The Attack on Pearl Harbor
Ships and Aircraft
Doris (Dorie) Miller, American Hero
Biographies about African Americans
Famous for firing a 50 caliber
Browning anti-aircraft machine gun for 15 minutes during the attack until he ran
out of ammo. (Ordinarily this is not unusual - except that Dorie was the
Ships Cook!) He was awarded the Navy Cross
for his actions beyond the call of duty.
Highlights of his career
Dorie was the ship's heavyweight boxing champ
on board the USS West Virginia (BB-48).
Dorie was awarded the Navy Cross by Admiral
Chester W. Nimitz, on board USS Enterprise (CV-6) at Pearl Harbor, 27 May
1942, for heroism on board USS West Virginia (BB-48) during the Pearl
Harbor Attack, 7 December 1941.
He was killed on 24 November 1943 in the line
of duty while serving in action on board the USS Liscome Bay (CVE-56)during
Operation Galvanic, (the seizure of Makin and Tarawa Atolls in the Gilbert
Islands). While cruising near Butaritari Island, a single torpedo from Japanese
submarine I-175 struck the escort carrier near the stern. The aircraft
bomb magazine detonated a few moments later, sinking the warship within minutes.
In 1973, the USS Miller (FF-1091), a Knox-class
frigate, was named in honor of Doris Miller.
The Full Story
Doris Miller, known as "Dorie" to
shipmates and friends, was born in Waco, Texas, on 12 October 1919, to Henrietta
and Conery Miller. He had three brothers, one of which served in the Army during
World War II. While attending Moore High School in Waco, he was a fullback on
the football team and he worked on his father's farm.
On 16 September 1939, he enlisted in the U.S
Navy as Mess Attendant, Third Class, at Dallas, Texas, so he could travel, and
earn money for his family. He later was commended by the Secretary of the Navy,
was advanced to Mess Attendant, Second Class and First Class, and subsequently
was promoted to Ship's Cook, Third Class.
Following training at the Naval Training Station, Norfolk, Virginia, Miller was
assigned to the ammunition ship USS Pyro (AE-1) where he served as a Mess
On 2 January 1940 was transferred to USS West
Virginia (BB-48), where he became the ship's heavyweight boxing champion.
In July 1940 he had temporary duty aboard USS Nevada
(BB-36) at Secondary Battery Gunnery School.
On August 3 1940, he returned to West
Virginia, and was serving in that battleship when the Japanese attacked
Pearl Harbor on 7 December 1941.
On 7 December 1941, Miller had arisen at 6
a.m., and was collecting laundry when the alarm for general quarters sounded. He
headed for his battle station, the antiaircraft battery magazine amidship, only
to discover that torpedo damage had wrecked it, so he went on deck. Because of
his physical prowess, he was assigned to carry wounded fellow Sailors to places
of greater safety.
Then an officer ordered him to the bridge to
aid the mortally wounded Captain of the ship.
He subsequently manned a 50 caliber Browning
anti-aircraft machine gun until he ran out of ammunition and was ordered to
Miller described firing the machine gun during the battle, a weapon which he had
not been trained to operate: "It wasn't hard. I just pulled the trigger and
she worked fine. I had watched the others with these guns. I guess I fired her
for about fifteen minutes. I think I got one of those Jap planes. They were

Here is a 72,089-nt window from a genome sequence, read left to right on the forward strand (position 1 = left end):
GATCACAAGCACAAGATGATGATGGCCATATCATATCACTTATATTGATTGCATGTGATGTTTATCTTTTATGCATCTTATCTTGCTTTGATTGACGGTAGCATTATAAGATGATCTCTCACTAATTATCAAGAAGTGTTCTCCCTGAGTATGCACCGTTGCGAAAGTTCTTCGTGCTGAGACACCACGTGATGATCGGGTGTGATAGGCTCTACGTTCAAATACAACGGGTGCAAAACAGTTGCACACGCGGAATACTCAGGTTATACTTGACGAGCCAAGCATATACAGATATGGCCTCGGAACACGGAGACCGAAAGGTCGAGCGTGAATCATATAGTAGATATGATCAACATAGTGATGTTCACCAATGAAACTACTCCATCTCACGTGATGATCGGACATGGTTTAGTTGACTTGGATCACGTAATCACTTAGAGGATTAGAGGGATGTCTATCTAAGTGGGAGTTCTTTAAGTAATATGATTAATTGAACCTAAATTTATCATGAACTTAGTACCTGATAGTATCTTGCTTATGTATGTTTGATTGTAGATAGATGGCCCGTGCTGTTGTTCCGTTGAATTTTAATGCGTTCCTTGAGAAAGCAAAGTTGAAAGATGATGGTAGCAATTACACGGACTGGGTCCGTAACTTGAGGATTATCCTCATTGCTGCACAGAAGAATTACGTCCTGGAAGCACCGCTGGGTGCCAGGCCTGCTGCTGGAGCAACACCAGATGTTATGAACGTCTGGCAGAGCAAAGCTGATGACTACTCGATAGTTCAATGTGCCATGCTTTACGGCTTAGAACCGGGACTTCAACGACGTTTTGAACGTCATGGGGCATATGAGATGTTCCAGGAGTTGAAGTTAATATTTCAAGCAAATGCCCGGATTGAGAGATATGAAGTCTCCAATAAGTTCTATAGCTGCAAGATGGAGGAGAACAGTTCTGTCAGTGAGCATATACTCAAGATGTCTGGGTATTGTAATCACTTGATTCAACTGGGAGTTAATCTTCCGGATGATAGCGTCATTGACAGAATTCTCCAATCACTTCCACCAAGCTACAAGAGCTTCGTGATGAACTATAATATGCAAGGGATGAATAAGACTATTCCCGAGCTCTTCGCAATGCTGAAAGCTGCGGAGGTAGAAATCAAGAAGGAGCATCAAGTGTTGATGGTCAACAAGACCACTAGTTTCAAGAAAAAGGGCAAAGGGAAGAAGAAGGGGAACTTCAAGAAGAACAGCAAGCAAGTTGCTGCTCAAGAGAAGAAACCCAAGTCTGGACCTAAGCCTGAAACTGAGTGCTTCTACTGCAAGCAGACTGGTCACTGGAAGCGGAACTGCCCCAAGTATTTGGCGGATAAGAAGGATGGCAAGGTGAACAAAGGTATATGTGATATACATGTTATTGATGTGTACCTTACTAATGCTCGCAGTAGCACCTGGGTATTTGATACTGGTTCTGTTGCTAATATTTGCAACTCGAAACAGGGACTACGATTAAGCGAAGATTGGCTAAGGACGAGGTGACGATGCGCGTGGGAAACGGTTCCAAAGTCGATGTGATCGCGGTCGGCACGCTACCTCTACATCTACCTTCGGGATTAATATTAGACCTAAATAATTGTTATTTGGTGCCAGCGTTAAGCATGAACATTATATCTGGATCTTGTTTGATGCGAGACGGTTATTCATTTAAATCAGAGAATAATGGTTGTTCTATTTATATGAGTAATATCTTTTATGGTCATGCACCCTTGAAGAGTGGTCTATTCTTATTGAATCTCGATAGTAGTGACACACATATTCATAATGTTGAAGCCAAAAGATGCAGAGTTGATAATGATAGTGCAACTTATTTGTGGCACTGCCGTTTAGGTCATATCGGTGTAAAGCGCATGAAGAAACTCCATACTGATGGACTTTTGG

diving pretty close to us."
During the attack, Japanese aircraft dropped two armored piercing bombs through
the deck of the battleship and launched five 18-inch aircraft torpedoes into her
port side. Heavily damaged by the ensuing explosions, and suffering from severe
flooding below decks, the crew abandoned ship while West Virginia slowly
settled to the harbor bottom. Of the 1,541 men on West Virginia during
the attack, 130 were killed and 52 wounded. Subsequently refloated, repaired,
and modernized, the battleship served in the Pacific theater through to the end
of the war in August 1945.
Miller was commended by the Secretary of the Navy Frank Knox on 1 April 1942,
and on 27 May 1942 he received the Navy Cross, which Fleet Admiral (then
Admiral) Chester W. Nimitz, the Commander in Chief, Pacific Fleet personally
presented to Miller on board aircraft carrier USS Enterprise (CV-6) for
his extraordinary courage in battle. Speaking of Miller, Nimitz remarked:
This marks the first time in this conflict
that such high tribute has been made in the Pacific Fleet to a member of his
race and I'm sure that the future will see others similarly honored for brave
On 13 December 1941, Miller reported to USS Indianapolis
(CA-35), and subsequently returned to the west coast of the United States in
November 1942. Assigned to the newly constructed USS Liscome Bay (CVE-56)
in the spring of 1943, Miller was on board that escort carrier during Operation
Galvanic, the seizure of Makin and Tarawa Atolls in the Gilbert Islands. Liscome
Bay's aircraft supported operations ashore between 20-23 November 1943. At
5:10 a.m. on 24 November, while cruising near Butaritari Island, a single
torpedo from Japanese submarine I-175 struck the escort carrier near the
stern. The aircraft bomb magazine detonated a few moments later, sinking the
warship within minutes. Listed as missing following the loss of that escort
carrier, Miller was officially presumed dead 25 November 1944, a year and a day
after the loss of Liscome Bay. Only 272 Sailors survived the sinking of Liscome
Bay, while 646 died.
In addition to the Navy Cross, Miller was entitled to the Purple Heart Medal;
the American Defense Service Medal, Fleet Clasp; the Asiatic-Pacific Campaign
Medal; and the World War II Victory Medal.
Commissioned on 30 June 1973, USS Miller (FF-1091), a Knox-class
frigate, was named in honor of Doris Miller.
On 11 October 1991, Alpha Kappa Alpha Sorority
dedicated a bronze commemorative plaque of Miller at the Miller Family Park
located on the U.S. Naval Base, Pearl Harbor.